International Meeting for Autism Research (London, May 15-17, 2008): Anxiety, Social Skills, and Loneliness in Children and Adolescents with Autism Spectrum Disorders

Anxiety, Social Skills, and Loneliness in Children and Adolescents with Autism Spectrum Disorders

Thursday, May 15, 2008
Champagne Terrace/Bordeaux (Novotel London West)
S. W. White , Virginia Commonwealth University, Virginia Commonwealth University, Richmond, VA
R. Roberson-Nay , Psychiatry, Virginia Commonwealth University, Richmond, VA
J. Schneider , Psychiatry, Virginia Commonwealth University, Richmond, VA
Background: Anxiety is often seen in children and adolescents with autism and related conditions; however, little is known about how anxiety may be related to the core social deficits of the autism spectrum disorders (ASD).

Objectives: This study sought to explore relationships among anxiety, loneliness, and degree of social skill deficit in a well-characterized sample of higher functioning youth with ASD.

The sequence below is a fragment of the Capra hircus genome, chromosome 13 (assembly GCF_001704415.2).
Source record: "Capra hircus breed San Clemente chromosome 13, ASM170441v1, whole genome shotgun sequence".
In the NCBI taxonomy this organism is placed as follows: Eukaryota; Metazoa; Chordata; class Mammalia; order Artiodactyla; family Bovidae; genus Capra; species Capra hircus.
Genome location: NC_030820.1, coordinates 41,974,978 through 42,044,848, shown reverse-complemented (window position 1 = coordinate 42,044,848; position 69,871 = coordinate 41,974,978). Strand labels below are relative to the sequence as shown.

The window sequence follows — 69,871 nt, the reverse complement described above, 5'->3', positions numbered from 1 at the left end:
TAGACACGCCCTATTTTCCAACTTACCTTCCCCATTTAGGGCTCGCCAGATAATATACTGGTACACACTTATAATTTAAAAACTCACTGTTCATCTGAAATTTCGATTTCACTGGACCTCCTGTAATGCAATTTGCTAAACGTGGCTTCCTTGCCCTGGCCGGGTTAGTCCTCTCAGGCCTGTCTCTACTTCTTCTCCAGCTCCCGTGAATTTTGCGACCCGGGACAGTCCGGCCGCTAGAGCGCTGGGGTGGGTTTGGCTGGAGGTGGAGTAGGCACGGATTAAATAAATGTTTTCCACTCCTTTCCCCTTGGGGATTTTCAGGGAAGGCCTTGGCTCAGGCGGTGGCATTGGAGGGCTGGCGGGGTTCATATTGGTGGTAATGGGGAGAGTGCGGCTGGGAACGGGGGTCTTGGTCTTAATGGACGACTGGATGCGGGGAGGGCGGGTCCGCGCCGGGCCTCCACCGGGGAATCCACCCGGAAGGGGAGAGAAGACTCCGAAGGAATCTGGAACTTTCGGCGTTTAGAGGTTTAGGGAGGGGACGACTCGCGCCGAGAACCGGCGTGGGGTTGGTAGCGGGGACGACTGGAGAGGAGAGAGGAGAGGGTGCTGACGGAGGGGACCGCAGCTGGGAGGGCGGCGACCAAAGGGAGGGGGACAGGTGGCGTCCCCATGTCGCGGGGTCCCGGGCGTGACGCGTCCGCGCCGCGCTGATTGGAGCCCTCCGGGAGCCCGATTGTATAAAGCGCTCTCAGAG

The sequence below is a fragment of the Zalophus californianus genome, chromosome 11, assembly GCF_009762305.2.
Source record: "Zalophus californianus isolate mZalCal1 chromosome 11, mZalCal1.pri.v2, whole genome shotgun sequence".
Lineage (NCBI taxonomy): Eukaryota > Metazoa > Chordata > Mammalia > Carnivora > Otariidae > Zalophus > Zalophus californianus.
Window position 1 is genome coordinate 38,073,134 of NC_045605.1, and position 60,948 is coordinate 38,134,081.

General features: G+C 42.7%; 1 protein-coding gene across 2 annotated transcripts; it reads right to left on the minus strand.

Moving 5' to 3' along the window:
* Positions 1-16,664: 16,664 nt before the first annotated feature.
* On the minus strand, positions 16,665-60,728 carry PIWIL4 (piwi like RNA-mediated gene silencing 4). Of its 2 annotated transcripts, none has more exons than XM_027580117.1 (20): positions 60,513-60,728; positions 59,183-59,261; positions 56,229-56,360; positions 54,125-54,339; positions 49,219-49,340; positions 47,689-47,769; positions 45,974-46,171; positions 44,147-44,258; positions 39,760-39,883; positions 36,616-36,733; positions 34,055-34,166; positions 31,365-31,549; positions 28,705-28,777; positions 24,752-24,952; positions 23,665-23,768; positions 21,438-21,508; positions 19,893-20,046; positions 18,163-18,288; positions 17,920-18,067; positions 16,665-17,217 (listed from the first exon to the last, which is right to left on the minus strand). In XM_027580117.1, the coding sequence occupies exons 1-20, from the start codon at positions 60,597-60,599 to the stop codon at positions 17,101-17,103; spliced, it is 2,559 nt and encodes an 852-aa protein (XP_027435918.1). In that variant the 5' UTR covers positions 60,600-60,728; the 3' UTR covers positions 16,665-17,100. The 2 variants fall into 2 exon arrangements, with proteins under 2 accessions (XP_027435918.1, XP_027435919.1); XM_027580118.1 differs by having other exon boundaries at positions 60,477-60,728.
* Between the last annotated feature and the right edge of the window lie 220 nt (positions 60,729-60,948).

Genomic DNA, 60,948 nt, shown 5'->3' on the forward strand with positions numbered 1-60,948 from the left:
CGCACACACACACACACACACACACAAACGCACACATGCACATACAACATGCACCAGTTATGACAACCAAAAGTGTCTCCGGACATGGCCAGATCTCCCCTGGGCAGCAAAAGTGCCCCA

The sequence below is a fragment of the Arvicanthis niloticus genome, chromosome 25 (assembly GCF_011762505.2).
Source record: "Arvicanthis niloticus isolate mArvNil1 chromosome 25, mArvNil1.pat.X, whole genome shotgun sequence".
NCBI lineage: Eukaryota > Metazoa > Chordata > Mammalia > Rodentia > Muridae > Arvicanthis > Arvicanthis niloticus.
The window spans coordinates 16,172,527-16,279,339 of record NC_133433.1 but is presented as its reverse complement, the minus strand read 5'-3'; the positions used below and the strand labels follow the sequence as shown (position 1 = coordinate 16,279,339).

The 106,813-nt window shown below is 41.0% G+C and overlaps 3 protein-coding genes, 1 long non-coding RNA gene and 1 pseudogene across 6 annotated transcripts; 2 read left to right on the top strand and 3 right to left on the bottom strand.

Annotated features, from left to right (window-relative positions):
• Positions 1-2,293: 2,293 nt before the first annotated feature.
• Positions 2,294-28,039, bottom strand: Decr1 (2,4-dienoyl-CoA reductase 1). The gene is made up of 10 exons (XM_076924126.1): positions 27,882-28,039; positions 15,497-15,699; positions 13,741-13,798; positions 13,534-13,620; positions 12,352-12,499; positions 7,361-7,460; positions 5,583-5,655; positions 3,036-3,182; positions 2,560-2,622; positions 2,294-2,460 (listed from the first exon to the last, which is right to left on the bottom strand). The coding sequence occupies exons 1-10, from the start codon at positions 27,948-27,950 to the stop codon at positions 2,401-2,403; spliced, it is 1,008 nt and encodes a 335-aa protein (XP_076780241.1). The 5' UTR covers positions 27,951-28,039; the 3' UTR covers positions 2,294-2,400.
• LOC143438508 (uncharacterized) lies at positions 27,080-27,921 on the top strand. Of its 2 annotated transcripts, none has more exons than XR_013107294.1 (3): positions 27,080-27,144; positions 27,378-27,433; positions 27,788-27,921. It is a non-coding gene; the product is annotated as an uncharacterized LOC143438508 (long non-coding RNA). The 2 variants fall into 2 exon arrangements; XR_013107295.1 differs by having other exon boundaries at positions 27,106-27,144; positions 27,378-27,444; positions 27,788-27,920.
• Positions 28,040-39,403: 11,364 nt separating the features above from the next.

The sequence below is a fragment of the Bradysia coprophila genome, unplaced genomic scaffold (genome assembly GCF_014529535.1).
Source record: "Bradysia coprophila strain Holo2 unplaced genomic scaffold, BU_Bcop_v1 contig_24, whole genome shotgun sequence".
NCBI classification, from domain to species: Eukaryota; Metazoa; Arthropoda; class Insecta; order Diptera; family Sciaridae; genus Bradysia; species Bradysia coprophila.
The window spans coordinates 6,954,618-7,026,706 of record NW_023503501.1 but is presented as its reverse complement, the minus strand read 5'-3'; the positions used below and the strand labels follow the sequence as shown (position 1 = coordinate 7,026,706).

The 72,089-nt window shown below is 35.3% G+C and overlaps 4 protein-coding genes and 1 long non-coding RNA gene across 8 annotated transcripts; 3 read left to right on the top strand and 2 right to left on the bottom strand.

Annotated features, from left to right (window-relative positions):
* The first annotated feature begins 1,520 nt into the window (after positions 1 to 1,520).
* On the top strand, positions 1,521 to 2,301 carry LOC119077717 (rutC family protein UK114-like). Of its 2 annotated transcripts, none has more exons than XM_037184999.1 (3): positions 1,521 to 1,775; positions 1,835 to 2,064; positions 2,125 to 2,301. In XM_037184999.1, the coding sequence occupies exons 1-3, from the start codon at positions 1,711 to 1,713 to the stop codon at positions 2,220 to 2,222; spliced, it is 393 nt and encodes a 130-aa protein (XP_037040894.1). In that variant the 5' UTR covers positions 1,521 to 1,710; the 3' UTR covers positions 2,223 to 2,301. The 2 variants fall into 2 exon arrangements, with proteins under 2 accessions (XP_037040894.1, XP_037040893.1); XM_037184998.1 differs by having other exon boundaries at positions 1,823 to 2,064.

Methods: Parent- and self-report data were collected from a sample of children diagnosed with ASD (n = 20), age rage: 7 - 14 (mean = 12 years). All participants were verbal and had low average or higher assessed intelligence (average IQ = 92 ± 14.41), with clinical diagnoses of ASD confirmed by ADOS.

Results: There were no significant correlations among global measures of degree of social disability (Social Responsiveness Scale: SRS; Constantino & Gruber, 2005; Social Competence Inventory: SCI; Rydell et al., 1997), loneliness (Loneliness Questionnaire; Asher et al., 1984; Bauminger & Kasari, 2003), and anxiety (Multidimensional Anxiety Scale for Children: MASC; March, 1997; Child Behavior Checklist: CBCL; Achenbach, 1991). However, children who self-reported elevated levels of anxiety on the MASC also reported greater feelings of social loneliness. Those participants earning ‘above average’ total anxiety scores reported significantly more loneliness than those with less anxiety (F = 6.60, p < .05). A significant relationship between parent-reported anxiety symptoms on the CBCL and social initiative on the SCI (r = -.59, p < .01) also was found.

Conclusions: This correlation may indicate that children whose parents view them as more anxious or depressed have less ability to initiate and get involved with peers. These findings are explored from scientific and clinical perspectives. Recommendations for the assessment of potentially co-occurring problems with anxiety and mood and their impact on treatment planning and success for youth with ASD are offered.

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